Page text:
Convention on Conventional Weapons Will Meet Next Year More than 80 nations have agreed to meet in the forum of the UN Convention on Conventional Weapons (CCW) next year to deliberate on policy regarding lethal autonomous weapon systems.
The Group of Governmental Experts established by the CCW at its five-year review conference in Geneva last week will meet for one week in April or August next year (depending on UN finances) and a second week in November, with the aim of moving “the world another step closer towards a prohibition on the weapons,” according to a statement issued by the Campaign to Stop Killer Robots.
The debate highlights one of the significant but rarely discussed barriers to further development of unmanned systems for combat – the widespread public perception that hordes of humanoid robots, unleashed by an out-of-control military, has the potential to wipe out life on Earth.
Maybe that is putting the matter a little too strongly – but there is certainly a degree of paranoia fuelled by often ill-informed media reportage that has given rise to what has been called the “British Robots Bombed my Baby in Baluchistan” school of thought. The reality is that yes – developments and technology research is under way into combat-capable unmanned systems in several nations, but the lessons learned from the deployment of UCAV in Afghanistan has informed those developments. They are further tempered by the natural conservative and cautious nature of the overwhelming majority of military authorities: if you want to find a passionate advocate for peaceful resolution of confrontation and sensibly paced development of weapon systems – ask a soldier, sailor or airman with experience of armed conflict.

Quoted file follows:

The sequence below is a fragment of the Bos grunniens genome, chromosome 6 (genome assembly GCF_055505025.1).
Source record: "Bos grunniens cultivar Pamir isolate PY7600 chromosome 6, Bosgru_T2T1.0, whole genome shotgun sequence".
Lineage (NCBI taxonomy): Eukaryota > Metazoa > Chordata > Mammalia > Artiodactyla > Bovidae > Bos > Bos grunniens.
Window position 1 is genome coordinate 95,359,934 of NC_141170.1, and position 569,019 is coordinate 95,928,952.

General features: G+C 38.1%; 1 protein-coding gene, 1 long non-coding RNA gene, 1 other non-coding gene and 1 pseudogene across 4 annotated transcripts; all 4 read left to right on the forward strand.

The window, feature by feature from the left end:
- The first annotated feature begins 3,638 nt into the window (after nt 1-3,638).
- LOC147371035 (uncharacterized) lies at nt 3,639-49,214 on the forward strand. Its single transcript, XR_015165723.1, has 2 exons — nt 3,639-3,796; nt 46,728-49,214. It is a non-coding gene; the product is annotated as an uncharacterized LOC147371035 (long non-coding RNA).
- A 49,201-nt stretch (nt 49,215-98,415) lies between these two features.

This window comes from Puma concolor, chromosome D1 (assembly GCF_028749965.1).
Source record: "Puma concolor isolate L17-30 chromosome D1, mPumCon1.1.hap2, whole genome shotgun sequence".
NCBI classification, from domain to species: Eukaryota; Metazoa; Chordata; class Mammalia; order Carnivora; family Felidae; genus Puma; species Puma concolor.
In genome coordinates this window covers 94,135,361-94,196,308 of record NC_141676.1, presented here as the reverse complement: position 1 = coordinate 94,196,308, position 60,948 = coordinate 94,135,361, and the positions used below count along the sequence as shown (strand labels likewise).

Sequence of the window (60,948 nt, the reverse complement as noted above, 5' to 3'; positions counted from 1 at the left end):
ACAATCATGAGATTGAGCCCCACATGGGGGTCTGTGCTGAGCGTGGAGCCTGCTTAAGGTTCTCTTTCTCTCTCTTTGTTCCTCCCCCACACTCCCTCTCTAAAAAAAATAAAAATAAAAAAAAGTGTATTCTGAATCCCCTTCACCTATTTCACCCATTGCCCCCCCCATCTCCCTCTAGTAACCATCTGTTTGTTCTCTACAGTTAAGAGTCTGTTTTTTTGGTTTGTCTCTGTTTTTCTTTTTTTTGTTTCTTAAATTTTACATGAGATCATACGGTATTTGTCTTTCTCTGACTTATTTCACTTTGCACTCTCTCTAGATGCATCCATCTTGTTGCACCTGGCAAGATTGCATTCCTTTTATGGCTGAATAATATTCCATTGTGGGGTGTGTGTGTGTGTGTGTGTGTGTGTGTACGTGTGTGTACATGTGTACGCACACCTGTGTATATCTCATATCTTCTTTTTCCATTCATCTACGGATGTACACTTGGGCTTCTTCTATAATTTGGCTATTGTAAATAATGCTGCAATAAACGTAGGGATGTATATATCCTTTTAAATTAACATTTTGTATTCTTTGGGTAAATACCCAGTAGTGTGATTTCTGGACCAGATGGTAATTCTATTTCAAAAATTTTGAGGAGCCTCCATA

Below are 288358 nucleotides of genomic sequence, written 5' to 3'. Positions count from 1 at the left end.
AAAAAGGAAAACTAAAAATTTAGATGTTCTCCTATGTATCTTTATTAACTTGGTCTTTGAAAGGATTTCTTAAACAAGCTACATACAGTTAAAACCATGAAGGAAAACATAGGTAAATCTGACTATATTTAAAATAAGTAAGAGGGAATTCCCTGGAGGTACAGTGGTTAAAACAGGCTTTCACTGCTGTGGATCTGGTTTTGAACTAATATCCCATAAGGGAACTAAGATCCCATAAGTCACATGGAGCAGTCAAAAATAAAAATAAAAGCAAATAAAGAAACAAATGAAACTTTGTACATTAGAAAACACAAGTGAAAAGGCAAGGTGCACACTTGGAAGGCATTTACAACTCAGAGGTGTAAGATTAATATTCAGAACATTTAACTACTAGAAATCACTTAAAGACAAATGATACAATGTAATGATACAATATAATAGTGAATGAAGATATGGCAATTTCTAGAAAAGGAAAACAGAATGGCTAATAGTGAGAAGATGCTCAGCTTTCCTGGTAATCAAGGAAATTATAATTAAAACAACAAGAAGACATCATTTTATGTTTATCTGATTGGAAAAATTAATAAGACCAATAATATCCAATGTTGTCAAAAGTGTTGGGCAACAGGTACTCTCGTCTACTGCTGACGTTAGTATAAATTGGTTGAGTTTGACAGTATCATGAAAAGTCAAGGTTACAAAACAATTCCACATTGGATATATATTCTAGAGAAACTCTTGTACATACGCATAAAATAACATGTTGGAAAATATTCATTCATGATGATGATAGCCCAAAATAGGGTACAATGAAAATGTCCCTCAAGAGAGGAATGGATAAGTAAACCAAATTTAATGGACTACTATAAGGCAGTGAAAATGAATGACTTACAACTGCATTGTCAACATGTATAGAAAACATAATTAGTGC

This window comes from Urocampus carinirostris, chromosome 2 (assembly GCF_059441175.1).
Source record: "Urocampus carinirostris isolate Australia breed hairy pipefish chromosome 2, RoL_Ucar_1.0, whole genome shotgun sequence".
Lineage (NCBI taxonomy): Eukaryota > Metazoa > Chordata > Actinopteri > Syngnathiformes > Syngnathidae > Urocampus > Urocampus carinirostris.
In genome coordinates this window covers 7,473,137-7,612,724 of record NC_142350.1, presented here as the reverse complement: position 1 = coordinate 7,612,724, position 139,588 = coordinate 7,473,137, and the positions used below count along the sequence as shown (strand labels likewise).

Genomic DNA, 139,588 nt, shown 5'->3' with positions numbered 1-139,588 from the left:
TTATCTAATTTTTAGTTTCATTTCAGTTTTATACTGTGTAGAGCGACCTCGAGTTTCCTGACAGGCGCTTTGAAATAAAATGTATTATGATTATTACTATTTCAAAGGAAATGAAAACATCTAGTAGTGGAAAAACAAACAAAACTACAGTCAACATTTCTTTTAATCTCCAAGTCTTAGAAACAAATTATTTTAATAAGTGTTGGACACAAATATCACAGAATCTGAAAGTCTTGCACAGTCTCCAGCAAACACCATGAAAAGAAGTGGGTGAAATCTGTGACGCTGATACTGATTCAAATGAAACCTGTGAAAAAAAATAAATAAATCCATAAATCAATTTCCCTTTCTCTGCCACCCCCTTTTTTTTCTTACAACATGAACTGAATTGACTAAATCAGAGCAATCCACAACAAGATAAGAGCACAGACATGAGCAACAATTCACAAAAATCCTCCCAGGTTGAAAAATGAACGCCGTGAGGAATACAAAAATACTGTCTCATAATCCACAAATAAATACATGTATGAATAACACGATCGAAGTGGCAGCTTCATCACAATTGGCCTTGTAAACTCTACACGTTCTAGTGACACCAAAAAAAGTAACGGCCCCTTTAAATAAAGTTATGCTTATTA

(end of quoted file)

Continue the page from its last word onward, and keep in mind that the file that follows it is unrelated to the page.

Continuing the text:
It is to be hoped the CCW will approach this serious issue with the objectivity and serious consideration it requires – and that it will consult individuals and authorities with knowledge rather than just opinions. The future of unmanned systems carries serious portent for humanity’s progress: it deserves the fullest possible intelligent, fact-fuelled debate. The spectre of ‘I Robot’ and other Hollywood interpretations should be relegated to where it belongs – as an entertainment – and not used as an emotive political football.